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From Wilderness to Cities White  by Larner

For Cairistiona's birthday.

A Time to Grieve

          “And where are Master Frodo and Prince Faramir?” the new King asked the page Sephardion.

          “They have not come forth from the lesser audience chamber where they met earlier in the day with the errand rider come from Lossarnach, my liege,” the youth answered.

          “Is the errand rider yet with them?”

          “No, he did not stay long, and has gone on to the barracks in the Sixth Circle where he has been granted a place to rest for the night before he returns again homeward.”

          The Lord King Elessar nodded his understanding and dismissed the young Man.  Why it was that his new Steward and the Ringbearer lingered yet within the lesser audience chamber he could not yet know, but something in the errand rider’s message must have been sufficiently important to need discussion between the two of them.  Perhaps he should join them and learn what matter so captured their attention….


          It was Frodo Baggins who answered the King’s knock at the door, and Aragorn was surprised at the expression of relief to be seen on the Hobbit’s face.  “Oh, bless you, Aragorn—I am not certain how the current situation should be met.”

          He could hear Faramir’s pleasant tenor voice raised in a dirge he remembered from his days as Ecthelion’s favorite Captain and was surprised.  He looked over Frodo’s head and saw Faramir standing on the opposite side of the room looking at a painting done of the dead White Tree, a wine cup in his hand that he waved gently as he sang the doleful tune.  “What has brought this on?” he asked the Hobbit in low tones.

          “You heard that an errand rider came from Lossarnach to bring greetings to Faramir?”

          “Yes, I was told this.”

          “Apparently Lord Forlong’s heir thought to dispatch to Faramir a gift of wine to mark his new estate as Prince of Ithilien, a tun of which is to be delivered to the Steward’s own wine stores in the lower city.  But the messenger brought with him three wineskins full of the drink to give to Faramir directly as samples of what will soon arrive.  He would not accept a drink of the wine himself in return for his errand, but Faramir saw both himself and me served, using the goblets kept on the side table within the room.  It’s quite potent, so I’ve not accepted any more, but I fear that Faramir has indulged perhaps more than is strictly good for him.  He stated after his first sip of it that this was a vintage that both his father and his brother favored, and he became quite solemn.  The more he drinks the more sad he’s become, until a few minutes ago he began singing this song, he says in honor of the fallen.”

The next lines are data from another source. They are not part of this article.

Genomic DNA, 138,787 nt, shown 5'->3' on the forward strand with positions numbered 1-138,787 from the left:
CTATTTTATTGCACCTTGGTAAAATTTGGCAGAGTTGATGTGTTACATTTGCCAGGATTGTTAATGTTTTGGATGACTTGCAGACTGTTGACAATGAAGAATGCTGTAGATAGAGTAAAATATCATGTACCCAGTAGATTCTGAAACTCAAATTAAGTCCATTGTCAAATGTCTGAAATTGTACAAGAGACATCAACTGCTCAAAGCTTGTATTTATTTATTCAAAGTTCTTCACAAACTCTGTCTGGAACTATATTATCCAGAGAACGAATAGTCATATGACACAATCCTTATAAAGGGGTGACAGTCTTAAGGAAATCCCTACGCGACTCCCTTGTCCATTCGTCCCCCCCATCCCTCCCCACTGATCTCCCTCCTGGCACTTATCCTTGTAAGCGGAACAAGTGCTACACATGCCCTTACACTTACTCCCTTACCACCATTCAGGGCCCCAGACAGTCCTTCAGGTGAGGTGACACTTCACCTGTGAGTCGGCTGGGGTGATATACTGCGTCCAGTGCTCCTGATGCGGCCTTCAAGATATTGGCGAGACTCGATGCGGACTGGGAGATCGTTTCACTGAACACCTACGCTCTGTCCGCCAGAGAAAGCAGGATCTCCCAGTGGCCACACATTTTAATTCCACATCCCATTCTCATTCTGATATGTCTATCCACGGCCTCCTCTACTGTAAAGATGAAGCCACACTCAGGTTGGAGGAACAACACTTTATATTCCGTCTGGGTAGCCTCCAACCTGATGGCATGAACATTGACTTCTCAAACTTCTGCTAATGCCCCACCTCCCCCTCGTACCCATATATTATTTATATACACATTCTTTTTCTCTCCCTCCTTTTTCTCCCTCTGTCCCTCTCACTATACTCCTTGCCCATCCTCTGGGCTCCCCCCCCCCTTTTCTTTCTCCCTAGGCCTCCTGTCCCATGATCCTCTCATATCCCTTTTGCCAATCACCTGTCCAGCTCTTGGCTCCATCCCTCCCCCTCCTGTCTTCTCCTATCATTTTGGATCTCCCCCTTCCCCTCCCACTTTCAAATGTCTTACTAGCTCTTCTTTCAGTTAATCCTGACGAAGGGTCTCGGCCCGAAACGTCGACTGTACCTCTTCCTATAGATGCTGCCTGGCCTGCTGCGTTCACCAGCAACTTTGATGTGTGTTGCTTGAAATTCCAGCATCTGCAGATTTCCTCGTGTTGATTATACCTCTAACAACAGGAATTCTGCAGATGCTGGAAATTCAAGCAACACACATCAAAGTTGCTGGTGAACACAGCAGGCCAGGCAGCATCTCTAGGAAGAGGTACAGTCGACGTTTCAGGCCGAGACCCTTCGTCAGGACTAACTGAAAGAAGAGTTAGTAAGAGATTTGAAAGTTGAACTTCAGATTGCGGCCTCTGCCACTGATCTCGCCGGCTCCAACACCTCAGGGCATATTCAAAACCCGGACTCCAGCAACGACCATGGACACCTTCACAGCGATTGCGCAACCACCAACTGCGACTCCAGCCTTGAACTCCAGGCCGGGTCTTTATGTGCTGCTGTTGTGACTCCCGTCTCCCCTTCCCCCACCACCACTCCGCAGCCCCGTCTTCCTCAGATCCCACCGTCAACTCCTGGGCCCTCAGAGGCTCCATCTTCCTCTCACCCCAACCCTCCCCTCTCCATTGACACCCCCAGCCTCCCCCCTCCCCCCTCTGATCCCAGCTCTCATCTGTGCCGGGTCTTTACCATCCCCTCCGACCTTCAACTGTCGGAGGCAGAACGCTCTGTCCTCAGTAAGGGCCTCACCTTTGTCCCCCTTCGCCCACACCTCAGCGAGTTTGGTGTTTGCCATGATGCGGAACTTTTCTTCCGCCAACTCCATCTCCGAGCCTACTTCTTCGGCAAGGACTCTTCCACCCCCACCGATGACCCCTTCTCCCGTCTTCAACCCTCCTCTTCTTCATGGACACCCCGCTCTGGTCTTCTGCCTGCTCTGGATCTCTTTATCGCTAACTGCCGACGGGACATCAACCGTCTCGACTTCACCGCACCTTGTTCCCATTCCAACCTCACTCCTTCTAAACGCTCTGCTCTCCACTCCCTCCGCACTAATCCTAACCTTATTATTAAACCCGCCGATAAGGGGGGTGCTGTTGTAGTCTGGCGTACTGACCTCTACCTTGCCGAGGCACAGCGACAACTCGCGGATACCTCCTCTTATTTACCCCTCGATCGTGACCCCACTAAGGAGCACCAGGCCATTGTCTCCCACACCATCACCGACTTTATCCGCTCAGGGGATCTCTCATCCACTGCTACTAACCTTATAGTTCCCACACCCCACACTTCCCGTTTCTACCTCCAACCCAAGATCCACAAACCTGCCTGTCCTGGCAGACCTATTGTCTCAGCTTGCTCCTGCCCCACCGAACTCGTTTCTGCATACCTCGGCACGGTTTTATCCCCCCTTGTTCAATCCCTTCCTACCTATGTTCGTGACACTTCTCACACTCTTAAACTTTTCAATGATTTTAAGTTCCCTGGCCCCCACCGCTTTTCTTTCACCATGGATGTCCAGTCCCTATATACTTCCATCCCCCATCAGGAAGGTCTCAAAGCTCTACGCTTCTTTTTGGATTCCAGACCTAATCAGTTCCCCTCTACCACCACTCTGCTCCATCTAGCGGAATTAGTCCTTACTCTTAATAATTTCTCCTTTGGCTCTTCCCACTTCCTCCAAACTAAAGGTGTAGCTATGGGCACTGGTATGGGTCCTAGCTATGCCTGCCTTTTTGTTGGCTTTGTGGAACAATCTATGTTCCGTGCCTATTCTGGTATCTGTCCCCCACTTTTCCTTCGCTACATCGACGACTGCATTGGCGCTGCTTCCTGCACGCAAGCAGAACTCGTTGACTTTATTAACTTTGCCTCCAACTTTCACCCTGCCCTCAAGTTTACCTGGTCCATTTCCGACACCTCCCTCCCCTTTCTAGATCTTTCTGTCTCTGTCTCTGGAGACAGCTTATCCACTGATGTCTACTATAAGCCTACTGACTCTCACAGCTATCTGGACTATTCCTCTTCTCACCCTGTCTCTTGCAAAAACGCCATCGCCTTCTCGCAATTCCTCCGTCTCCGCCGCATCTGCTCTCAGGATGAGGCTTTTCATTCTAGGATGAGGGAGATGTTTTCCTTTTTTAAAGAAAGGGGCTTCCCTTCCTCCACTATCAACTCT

Aragorn nodded, understanding the situation.  “Do not worry, Frodo—this was bound to hit him eventually.  You must realize that he has not truly had a chance to mourn for the loss of his brother and his father.  He is one born to duty, much as you yourself are, and in the past few weeks since their deaths he has been able to do little but to face one matter of state after another.  The knowledge of how much Boromir and his father loved this wine would have finally brought to mind the fact that they are gone from him indeed.  And, for the first time since the siege was lifted he has leisure to allow the grief its way that he might at last truly put it behind him.

          “You may remain if you wish, but perhaps you would be more comfortable back at the guesthouse for the evening.  I can keep Faramir company as he works through his grief.  Know this—my kinsman Halbarad, who was as a brother to me from the time I returned to my own people when I first came of age, was also lost in the battles.  Perhaps if you will send word to Halbarad’s brothers Hardorn and Halladan asking that they join us here we can all drink to the memory of those we have lost who were so dear to us.  For all need to mourn when the time is right for it.”

          Frodo smiled in understanding.  “I see.  And you, too, wish to mourn Lord Denethor and Boromir as much as he does, I think.”

          Aragorn laid his hand on Frodo’s head.  “I do.  In spite of the suspicion Denethor came in time to show toward me, still I liked and honored him well.  We were indeed as close as brothers when I first came to Gondor so long ago.  I wish he had not become jealous of the regard shown me by his father and the people of the land, for he and I shared so much love for lore and the traditions of our people.  As for Boromir—having fought side by side with him as we did along the way and having come to honor him as I did for his integrity, I could almost wish that he were my Steward now, in spite of the love I now feel for his brother.”

          “I will go to summon your friend’s brothers, but do you mind if I remain?  For although I did not know your kinsman or Lord Denethor, I still find myself grieving for Boromir, and am so glad that he realized that the actions he took at the end were brought on by the Ring rather than by his own bent.”

          “And it is to those who fell we raise our glasses…” intoned Faramir.

          Aragorn gave his young Steward a glance, and nodded.  “He will not begrudge you your presence here tonight, Frodo.  But go and fetch Halladan and Hardorn.  They, too, have had little chance to mourn properly.  We shall all do so thoroughly this evening.”

          Reassured, the Hobbit left upon his errand, knowing that all would be the better for having been allowed to grieve for those lost in the war.

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